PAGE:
And that’s how I explained it to her. You are going to find games out there where women are scantily clad and are merely there as eye candy. And you’re going to find some games where are scantily clad, but they are dominant, powerful, strong, feminism-enlightened characters. It’s an unfortunate fact that many games are not directly marketed towards women and girls. The industry is very much under the assumption still that the target audience, and the only ones that play their games, are 18-25 white men. The industry won’t change overnight, but there are plenty of options available that are female friendly and don’t make you feel like you’re garbage at the end of the day.

She mentioned that someone suggested she play Gears of War. Immediately I put my foot down and said no. Her style of play was more geared towards platforms and puzzles. First Person Shooters are not the way to go. Although if she were looking for something in the gory, horror genre, Dead Rising would be a good place to start.

This conversation made me realize how powerful the stereotypes in the industry have taken hold. It’s more than simple advertising techniques that focus on the male audience. Video games have become so pervasive in our society that women expect them to not be played by anyone but men. And that…that just isn’t the right way to approach any market. By ignoring women you’re overlooking 50% of the world’s population. That’s a pretty big market to not consider. (Tip 3: Don’t suggest Barbie or Imagine series games. Women are insulted such items exist on the market.)

I was honest with her. I said that these are things that are part of the gaming culture. It's not fair and it's not something that we should be forced to deal with, but there it is. As games mature, we'll see more changes. And there are a lot of great games out there that don't involve any of this sexism crap. It's just unfortunate that a number of them do, and tend to get the most media exposure. So don't focus on the negative. Think of the positive. Think of all of the fun times you had with Angry Birds or talking to someone you met in ParadiseIsland. Those experiences are what makes gaming worth it.

Happy gaming!

Friday, June 21, 2013

XBoxOne NOT The Worse Thing To Happen In Gaming

I understand why the XBoxOne and Microsoft have made total asses of themselves. But declaring it as one of the “10 Greatest Disasters” in gaming history is a bit…presumptuous. Well that’s’ what the UK Guardian decided to do, along with a myriad of other really bad examples on their list. It’s almost as though they want the XBoxOne debacle to have top billing.

Listen. I get it. I know that we all freaked out about the XBoxOne and Sony became our savior. Hell they still are, offering us a myriad of features that the Xbox just can’t compete with, and for $100 less! But this is just the start of the new console wars. We haven’t even seen how it will be accepted on the marketplace now that the non-DRM, DRM has been removed. Let’s at least give the system a chance to redeem itself before we start throwing it on the “worse moment ever” bus along with the craptacular suggestions on the list. Seriously. Guardian…try harder next time. If the Nintendo 64 cartridges are the best you can come up with, you need to get someone who can research beyond 5 seconds of looking at Google, or knows video games. Last I checked, the N64 sold pretty damn well and cartridges were still a preferred method of gaming at that time while CD’s were new and had multiple issues. Just saying…better examples next time.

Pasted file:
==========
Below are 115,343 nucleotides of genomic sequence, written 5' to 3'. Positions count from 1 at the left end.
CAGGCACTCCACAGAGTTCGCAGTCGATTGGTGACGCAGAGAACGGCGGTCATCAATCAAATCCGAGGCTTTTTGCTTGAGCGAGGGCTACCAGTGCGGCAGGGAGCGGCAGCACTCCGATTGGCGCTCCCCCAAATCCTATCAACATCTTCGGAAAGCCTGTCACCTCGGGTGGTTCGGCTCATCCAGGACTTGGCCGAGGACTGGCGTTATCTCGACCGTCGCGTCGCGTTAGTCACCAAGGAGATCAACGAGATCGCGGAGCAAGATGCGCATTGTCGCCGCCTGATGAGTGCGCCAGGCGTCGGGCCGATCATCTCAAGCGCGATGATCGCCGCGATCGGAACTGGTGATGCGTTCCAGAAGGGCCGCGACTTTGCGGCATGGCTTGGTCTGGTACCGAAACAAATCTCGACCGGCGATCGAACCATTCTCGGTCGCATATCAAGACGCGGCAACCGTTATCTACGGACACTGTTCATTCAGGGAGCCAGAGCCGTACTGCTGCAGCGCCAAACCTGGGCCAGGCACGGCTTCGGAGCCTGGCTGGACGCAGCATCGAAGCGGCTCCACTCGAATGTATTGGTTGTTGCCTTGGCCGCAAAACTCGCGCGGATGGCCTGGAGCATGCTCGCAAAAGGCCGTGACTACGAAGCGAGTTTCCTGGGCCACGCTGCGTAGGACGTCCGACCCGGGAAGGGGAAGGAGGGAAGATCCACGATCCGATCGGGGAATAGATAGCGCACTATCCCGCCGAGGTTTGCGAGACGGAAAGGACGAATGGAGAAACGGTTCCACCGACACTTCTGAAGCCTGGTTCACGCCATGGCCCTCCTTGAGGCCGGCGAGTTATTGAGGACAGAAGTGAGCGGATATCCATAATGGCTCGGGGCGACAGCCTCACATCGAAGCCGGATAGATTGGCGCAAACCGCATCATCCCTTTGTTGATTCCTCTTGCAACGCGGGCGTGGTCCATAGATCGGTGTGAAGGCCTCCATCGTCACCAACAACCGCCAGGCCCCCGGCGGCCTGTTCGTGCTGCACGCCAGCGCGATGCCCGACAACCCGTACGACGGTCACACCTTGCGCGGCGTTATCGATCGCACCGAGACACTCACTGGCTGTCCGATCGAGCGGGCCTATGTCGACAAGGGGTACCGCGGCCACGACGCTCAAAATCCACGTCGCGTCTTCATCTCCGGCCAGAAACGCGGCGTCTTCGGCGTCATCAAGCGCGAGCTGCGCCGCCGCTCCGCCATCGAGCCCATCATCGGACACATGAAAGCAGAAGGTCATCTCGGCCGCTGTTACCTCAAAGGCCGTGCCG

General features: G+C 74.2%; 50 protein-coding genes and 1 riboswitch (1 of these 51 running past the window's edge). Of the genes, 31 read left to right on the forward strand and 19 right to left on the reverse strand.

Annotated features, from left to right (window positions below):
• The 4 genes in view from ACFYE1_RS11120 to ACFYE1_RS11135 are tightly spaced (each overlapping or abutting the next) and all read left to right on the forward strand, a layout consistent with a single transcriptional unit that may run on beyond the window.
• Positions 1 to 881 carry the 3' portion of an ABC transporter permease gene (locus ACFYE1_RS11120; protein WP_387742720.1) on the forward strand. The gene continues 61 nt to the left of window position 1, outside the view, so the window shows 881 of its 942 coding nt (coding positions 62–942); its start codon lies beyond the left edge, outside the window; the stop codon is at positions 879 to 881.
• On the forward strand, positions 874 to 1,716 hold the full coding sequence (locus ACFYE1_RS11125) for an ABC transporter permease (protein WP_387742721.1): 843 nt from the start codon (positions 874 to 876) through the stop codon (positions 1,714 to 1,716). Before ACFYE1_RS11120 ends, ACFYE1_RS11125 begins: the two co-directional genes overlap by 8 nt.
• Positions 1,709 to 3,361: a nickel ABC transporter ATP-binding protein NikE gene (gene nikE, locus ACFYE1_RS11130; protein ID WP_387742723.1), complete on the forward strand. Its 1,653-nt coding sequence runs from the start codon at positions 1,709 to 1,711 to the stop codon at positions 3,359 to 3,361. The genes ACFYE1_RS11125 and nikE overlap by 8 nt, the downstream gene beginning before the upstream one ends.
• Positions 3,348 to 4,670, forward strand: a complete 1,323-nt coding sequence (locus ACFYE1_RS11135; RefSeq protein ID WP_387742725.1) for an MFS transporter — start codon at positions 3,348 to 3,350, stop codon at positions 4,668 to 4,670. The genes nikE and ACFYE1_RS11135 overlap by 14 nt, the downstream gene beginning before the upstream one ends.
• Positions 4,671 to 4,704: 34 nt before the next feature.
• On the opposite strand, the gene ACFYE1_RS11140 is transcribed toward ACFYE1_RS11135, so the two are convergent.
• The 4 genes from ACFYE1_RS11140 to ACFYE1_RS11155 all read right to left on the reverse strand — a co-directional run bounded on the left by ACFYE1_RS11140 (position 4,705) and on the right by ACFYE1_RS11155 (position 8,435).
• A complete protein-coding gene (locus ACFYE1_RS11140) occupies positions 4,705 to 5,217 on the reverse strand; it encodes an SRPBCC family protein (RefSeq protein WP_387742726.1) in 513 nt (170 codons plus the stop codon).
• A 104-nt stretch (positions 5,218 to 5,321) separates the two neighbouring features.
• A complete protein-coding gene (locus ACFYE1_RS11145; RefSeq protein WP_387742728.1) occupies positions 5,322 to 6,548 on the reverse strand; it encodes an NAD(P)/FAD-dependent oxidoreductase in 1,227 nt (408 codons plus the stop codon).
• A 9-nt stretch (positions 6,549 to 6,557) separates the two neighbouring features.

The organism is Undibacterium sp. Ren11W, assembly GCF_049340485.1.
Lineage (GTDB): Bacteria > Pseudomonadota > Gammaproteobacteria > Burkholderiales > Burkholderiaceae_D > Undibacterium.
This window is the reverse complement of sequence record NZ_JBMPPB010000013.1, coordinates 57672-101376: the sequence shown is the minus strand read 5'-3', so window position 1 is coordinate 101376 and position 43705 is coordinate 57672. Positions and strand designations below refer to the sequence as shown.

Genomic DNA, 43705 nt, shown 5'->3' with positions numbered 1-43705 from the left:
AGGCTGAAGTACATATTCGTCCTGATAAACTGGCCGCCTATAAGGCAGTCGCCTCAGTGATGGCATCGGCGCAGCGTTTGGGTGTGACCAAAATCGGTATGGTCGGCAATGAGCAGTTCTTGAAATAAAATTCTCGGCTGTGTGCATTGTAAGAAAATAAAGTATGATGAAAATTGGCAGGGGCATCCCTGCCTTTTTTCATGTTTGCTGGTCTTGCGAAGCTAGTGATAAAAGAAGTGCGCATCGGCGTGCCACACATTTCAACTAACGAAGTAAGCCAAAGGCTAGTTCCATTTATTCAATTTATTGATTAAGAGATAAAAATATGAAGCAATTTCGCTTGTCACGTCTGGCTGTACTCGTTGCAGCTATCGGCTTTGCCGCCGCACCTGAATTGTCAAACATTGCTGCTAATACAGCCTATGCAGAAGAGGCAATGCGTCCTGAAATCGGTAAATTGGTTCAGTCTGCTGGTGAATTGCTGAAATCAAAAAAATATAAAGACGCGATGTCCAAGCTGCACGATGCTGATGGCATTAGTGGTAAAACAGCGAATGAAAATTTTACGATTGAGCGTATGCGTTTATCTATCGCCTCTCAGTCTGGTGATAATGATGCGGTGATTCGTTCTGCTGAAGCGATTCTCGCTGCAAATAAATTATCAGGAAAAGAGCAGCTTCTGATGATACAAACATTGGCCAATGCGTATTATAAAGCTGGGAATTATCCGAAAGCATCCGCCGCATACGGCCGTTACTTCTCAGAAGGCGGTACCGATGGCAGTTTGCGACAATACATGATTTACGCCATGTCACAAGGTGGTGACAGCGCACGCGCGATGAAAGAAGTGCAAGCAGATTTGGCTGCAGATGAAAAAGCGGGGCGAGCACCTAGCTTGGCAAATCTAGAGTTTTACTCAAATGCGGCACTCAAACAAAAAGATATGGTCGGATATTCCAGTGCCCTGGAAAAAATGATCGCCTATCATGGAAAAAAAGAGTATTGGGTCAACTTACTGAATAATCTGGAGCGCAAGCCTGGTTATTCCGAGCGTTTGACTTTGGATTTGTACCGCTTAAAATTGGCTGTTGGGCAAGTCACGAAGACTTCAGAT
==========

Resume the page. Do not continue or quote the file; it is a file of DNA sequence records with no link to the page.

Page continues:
Now. Back onto the Xbox bashing wagon. Not for “worse event ever” but  it still is enjoyable to capitalize on Microsoft’s faux-paus moment.

Thursday, June 20, 2013

Microsoft Listened! DRM Out of XboxOne

It was the big story yesterday and I totally didn’t talk about it. But you all already knew so why rehash the same stuff over and over again? Well now that the push to “break the story first” has died down, we can start analyzing Microsoft’s decision.

Oh for those of you who haven’t read, they’re reversing some of their decisions with the XBoxOne after seeing the post-E3 reaction and Sony clearly dominating them in some fantastic web-marketing. And holy crap was everyone talking about it. Everyone. Talking. About. It

That’s a lot of links, and I didn’t even waver into FoxNews territory. Though I’m sure they have a story too.  (Eh, close enough.)

Microsoft has decided to completely drop their non-DRM, DRM policy. So no more of that 24-hour (or 1-hour if you’re on a friend’s XboxOne) system check. There is a one-time initial set-up that does require an internet connection, but that’s it. No more after that. Games can be played offline, just as you can with any system today. Now that is a major win not only for us, but for a huge portion of Microsoft’s market, the military. Traded, borrowed, used games? Restrictions removed as well. You can play to your hearts content without the system checking and spamming you for money just to play a game you borrowed or purchased used.  

Great! There are the things so many gamers were concerned about and Microsoft listened to our feedback. While I do think that it’s a little too late, and it will take effort for Microsoft to rebuild its brand, this assurance to customers is quite nice. Guess what people? As consumers, we have power! If enough of us make our voices known and provide a reasonable response to something we don’t like, companies can change their products.

The internet memes will not die.
Sorry Microsoft.